2. A bill is not invalid by reason only that it is to invali antedated or postdated, or that it bears date on a Sunday or other non-juridical day. Imp. Act, s. 13 (2).
Bills, cheques, and notes are sometimes postdated or antedated for purposes of convenience; and the fact that they are negotiated prior to the day of date, is not a suspicious circumstance against which parties must guard; Daniel, § 85. The indorsee of a bill that was postdated, and indorsed by the payee who died before the day of date, was held to have derived title through the indorser and entitled to recover against the drawer: Pasmore v. North, 13 East, 517 (1811). This case has been followed in the United States: Brewster v. McCardel, 8 Wend. 479 (1832). Time is computed on such bills with reference to the actual date they bear. A postdated cheque is equivalent
to a bill payable after date: Forster v. Mackreth, L. R. § 13. 2 Ex. 163 (1867).
The above rule as to a bill dated on Sunday, is that of the Imperial Act and also of the English law before the Act. But if a bill were given in pursuance of a contract declared by 29 Car. 2, c. 7, to be illegal, as being made on a Sunday in the course of a man's ordinary calling, it would be void as between the immediate parties, and as to any person who takes it with notice: Begbie v. Levi, 1 C. & J. 182 (1830). The fact of its being dated on Sunday would not be such notice. The above Act of Charles II. is in force in some of the provinces; and in several of the provinces, similar Acts have been passed. See R. S. O. c. 203; R. S. Q. Art. 3498; R. S. N. B. Tit. 39, c. 144, s. 2; 20 Geo. 3, (P. E. I.) c. 3. The words "or other non-juridical day," are not in the Imperial Act, and were not in the bill but were added in the Senate to remove possible doubts: Senate Debates, 1890, p. 463.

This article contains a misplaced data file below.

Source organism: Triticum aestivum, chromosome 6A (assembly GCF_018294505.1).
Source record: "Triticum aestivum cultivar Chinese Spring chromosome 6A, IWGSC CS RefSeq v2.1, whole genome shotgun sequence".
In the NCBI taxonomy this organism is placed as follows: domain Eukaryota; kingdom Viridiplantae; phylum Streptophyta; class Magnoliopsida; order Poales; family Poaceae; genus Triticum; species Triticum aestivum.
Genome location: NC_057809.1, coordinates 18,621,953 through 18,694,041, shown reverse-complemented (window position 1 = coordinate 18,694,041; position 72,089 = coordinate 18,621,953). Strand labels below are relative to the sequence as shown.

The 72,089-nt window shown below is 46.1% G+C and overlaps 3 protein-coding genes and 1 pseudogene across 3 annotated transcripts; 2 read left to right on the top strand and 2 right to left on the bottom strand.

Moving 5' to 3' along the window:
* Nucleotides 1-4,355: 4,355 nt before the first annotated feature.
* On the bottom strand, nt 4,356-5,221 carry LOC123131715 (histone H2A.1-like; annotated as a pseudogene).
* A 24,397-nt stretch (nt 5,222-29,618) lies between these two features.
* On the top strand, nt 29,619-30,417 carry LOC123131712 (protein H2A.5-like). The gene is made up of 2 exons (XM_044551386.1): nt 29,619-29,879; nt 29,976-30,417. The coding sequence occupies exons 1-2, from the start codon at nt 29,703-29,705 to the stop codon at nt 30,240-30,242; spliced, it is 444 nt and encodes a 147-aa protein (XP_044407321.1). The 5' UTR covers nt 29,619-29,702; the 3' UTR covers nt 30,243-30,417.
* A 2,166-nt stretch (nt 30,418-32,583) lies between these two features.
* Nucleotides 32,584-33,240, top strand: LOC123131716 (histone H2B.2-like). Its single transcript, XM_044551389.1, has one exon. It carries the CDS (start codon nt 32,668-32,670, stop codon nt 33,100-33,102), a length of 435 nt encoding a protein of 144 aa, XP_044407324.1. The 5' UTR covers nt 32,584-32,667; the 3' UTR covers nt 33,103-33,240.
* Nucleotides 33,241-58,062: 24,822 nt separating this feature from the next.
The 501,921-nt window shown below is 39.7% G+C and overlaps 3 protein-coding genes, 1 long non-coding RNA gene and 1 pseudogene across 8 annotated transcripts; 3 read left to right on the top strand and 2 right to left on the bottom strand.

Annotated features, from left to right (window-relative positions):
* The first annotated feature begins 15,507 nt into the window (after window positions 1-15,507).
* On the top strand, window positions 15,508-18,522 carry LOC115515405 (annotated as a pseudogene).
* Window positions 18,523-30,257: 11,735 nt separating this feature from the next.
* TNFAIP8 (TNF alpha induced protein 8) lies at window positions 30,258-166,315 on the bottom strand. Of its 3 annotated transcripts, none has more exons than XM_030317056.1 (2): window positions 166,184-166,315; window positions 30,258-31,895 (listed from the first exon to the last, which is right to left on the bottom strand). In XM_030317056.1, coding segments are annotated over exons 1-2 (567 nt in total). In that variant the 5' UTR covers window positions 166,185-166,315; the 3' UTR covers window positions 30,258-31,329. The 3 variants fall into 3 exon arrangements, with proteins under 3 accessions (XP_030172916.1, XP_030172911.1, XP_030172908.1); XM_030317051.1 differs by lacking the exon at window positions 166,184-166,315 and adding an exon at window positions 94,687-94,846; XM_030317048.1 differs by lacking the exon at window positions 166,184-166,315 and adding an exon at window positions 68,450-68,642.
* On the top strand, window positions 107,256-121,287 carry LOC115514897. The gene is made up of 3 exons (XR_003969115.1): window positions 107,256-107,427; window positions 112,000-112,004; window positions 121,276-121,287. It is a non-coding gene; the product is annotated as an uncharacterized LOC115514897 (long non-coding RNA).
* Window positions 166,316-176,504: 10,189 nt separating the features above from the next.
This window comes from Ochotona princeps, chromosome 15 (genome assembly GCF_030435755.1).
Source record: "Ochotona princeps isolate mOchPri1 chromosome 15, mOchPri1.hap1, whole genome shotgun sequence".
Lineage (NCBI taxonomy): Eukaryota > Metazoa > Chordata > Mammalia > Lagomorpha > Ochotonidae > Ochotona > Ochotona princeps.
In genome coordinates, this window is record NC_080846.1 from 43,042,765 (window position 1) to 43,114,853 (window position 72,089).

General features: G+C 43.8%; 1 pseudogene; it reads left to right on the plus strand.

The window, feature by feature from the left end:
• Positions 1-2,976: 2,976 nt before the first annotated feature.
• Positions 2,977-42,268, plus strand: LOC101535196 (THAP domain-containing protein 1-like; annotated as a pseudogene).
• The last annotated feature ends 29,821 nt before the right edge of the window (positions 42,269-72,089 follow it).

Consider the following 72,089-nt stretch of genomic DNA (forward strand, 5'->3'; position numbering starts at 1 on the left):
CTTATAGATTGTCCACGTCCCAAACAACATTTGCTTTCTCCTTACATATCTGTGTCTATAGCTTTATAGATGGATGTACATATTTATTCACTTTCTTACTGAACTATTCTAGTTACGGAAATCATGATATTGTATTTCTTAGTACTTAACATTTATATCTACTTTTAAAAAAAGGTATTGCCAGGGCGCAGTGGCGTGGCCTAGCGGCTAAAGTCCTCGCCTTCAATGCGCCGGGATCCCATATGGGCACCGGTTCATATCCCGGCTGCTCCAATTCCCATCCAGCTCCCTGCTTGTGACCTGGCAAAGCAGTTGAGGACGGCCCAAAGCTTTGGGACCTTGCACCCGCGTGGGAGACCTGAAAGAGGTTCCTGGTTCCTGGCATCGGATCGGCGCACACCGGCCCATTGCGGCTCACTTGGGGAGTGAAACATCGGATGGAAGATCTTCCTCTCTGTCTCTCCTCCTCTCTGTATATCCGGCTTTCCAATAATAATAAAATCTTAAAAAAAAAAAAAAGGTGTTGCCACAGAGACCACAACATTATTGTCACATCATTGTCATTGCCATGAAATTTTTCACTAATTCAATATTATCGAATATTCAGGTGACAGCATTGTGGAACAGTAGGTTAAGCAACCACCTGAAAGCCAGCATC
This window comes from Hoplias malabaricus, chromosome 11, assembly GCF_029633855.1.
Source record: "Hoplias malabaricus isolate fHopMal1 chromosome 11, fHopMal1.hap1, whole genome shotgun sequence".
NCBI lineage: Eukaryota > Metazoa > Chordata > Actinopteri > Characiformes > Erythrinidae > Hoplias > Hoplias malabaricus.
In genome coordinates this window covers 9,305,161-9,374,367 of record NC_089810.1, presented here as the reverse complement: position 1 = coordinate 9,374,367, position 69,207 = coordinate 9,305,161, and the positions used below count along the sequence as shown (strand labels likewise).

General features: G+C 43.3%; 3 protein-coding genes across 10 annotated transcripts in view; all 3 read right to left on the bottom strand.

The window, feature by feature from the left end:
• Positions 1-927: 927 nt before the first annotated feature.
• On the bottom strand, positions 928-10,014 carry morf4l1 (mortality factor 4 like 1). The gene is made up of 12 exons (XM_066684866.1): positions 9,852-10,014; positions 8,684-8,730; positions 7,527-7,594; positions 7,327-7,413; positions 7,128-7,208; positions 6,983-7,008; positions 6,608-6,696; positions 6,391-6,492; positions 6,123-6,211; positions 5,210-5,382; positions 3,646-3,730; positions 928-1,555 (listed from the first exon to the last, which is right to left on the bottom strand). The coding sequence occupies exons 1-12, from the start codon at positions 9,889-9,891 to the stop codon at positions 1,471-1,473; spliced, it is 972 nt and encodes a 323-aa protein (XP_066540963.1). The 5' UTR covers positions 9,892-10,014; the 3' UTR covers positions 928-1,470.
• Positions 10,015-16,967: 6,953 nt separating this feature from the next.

A note void as between the immediate parties on account of its being a Sunday transaction, would be valid in the hands of a holder in due course.
1. A note made on Sunday in payment of goods sold on that day is void as between the original parties, but not as against an indorsee for value and without notice: Houliston v. Parsons, 9 U. C. Q. B. 681 (1852); Crombie v. Overholtzer, 11 U. C. Q. B. 55 (1853).
2. A promissory note dated on Sunday given in payment of a horse purchased on that day, is null and void: Coté v. Lemieux, 9 L. C. R. 221 (1859).
3. A promissory note made on Sunday is valid: Kearney v. Kinch, 7 L. C. J. 31 (1863).
Bill dated on Sunday.
Days of grace.
14. Where a bill is not payable on demand, the
payment. day on which it falls due is determined as fol
4. An indorsee may recover against the acceptor of a bill dated on Sunday: Begbie v. Levi, 1 Cr. & J. 180 (1830).
5. A bill made and delivered on Sunday is void in most of the United States: Randolph, §§ 225, 1790.
(a.) Three days, called days of grace, are, in every case where the bill itself does not otherwise provide, added to the time of payment as fixed by the bill, and the bill is due and payable on the last day of grace: Provided that-
(1.) Whenever the last day of grace falls on a legal holiday or non-juridical day in the Province where any such bill is payable, then the day next following, not being a legal holiday or non-juridical day in such Province, shall be the last day of grace: Imp. Act, s. 14 (1); R. S. C. c. 123, s. 2; C. C. 2306.
The first part of this sub-section is taken verbatim from the Imperial Act; its effect, however, is different. There, bills payable at sight are payable on demand by section 10, so that they are not entitled to days of grace. In Canada, they fall under the rule in clause (a). The proviso is taken from R. S. C. c. 123, s. 2, and differs materially from the corresponding rule in England. There when the last day of grace falls on Sunday, Christmas Day, Good Friday, or a public fast or thanksgiving day, it is payable on the preceding business day, except that when the last day of grace is a bank holiday other than Christmas or Good Friday, or when the last day of grace is a Sunday, and the